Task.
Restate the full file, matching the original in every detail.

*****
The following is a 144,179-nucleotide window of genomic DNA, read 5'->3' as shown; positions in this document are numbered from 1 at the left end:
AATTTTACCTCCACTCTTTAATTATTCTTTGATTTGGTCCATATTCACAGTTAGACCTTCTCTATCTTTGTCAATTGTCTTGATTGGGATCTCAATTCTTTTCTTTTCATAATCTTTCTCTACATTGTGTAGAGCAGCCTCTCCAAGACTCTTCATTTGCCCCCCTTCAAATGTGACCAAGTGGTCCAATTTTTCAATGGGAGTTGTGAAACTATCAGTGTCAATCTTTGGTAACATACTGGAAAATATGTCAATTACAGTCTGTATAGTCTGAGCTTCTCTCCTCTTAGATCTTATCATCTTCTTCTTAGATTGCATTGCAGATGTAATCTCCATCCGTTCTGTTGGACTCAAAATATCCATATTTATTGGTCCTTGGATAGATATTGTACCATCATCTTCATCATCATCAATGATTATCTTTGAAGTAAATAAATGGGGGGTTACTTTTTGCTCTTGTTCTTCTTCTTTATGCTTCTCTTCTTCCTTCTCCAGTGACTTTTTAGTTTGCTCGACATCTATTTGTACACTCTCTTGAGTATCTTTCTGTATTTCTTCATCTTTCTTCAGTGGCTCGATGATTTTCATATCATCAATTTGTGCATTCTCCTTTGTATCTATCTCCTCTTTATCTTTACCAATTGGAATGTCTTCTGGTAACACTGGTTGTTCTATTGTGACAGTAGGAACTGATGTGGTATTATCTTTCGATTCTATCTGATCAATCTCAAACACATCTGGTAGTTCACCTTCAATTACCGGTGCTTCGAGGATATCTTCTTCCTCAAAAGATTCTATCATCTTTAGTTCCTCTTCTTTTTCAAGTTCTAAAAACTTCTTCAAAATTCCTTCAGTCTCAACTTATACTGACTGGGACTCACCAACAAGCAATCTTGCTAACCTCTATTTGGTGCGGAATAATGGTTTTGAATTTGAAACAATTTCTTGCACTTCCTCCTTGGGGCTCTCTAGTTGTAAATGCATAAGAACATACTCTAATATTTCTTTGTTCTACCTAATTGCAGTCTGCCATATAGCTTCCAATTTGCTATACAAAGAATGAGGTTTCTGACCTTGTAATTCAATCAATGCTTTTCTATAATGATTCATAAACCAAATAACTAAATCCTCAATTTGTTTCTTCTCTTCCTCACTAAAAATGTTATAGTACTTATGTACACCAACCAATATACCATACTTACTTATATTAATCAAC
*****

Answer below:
The following is a 144,179-nucleotide window of genomic DNA, read 5'->3' as shown; positions in this document are numbered from 1 at the left end:
AATTTTACCTCCACTCTTTAATTATTCTTTGATTTGGTCCATATTCACAGTTAGACCTTCTCTATCTTTGTCAATTGTCTTGATTGGGATCTCAATTCTTTTCTTTTCATAATCTTTCTCTACATTGTGTAGAGCAGCCTCTCCAAGACTCTTCATTTGCCCCCCTTCAAATGTGACCAAGTGGTCCAATTTTTCAATGGGAGTTGTGAAACTATCAGTGTCAATCTTTGGTAACATACTGGAAAATATGTCAATTACAGTCTGTATAGTCTGAGCTTCTCTCCTCTTAGATCTTATCATCTTCTTCTTAGATTGCATTGCAGATGTAATCTCCATCCGTTCTGTTGGACTCAAAATATCCATATTTATTGGTCCTTGGATAGATATTGTACCATCATCTTCATCATCATCAATGATTATCTTTGAAGTAAATAAATGGGGGGTTACTTTTTGCTCTTGTTCTTCTTCTTTATGCTTCTCTTCTTCCTTCTCCAGTGACTTTTTAGTTTGCTCGACATCTATTTGTACACTCTCTTGAGTATCTTTCTGTATTTCTTCATCTTTCTTCAGTGGCTCGATGATTTTCATATCATCAATTTGTGCATTCTCCTTTGTATCTATCTCCTCTTTATCTTTACCAATTGGAATGTCTTCTGGTAACACTGGTTGTTCTATTGTGACAGTAGGAACTGATGTGGTATTATCTTTCGATTCTATCTGATCAATCTCAAACACATCTGGTAGTTCACCTTCAATTACCGGTGCTTCGAGGATATCTTCTTCCTCAAAAGATTCTATCATCTTTAGTTCCTCTTCTTTTTCAAGTTCTAAAAACTTCTTCAAAATTCCTTCAGTCTCAACTTATACTGACTGGGACTCACCAACAAGCAATCTTGCTAACCTCTATTTGGTGCGGAATAATGGTTTTGAATTTGAAACAATTTCTTGCACTTCCTCCTTGGGGCTCTCTAGTTGTAAATGCATAAGAACATACTCTAATATTTCTTTGTTCTACCTAATTGCAGTCTGCCATATAGCTTCCAATTTGCTATACAAAGAATGAGGTTTCTGACCTTGTAATTCAATCAATGCTTTTCTATAATGATTCATAAACCAAATAACTAAATCCTCAATTTGTTTCTTCTCTTCCTCACTAAAAATGTTATAGTACTTATGTACACCAACCAATATACCATACTTACTTATATTAATCAAC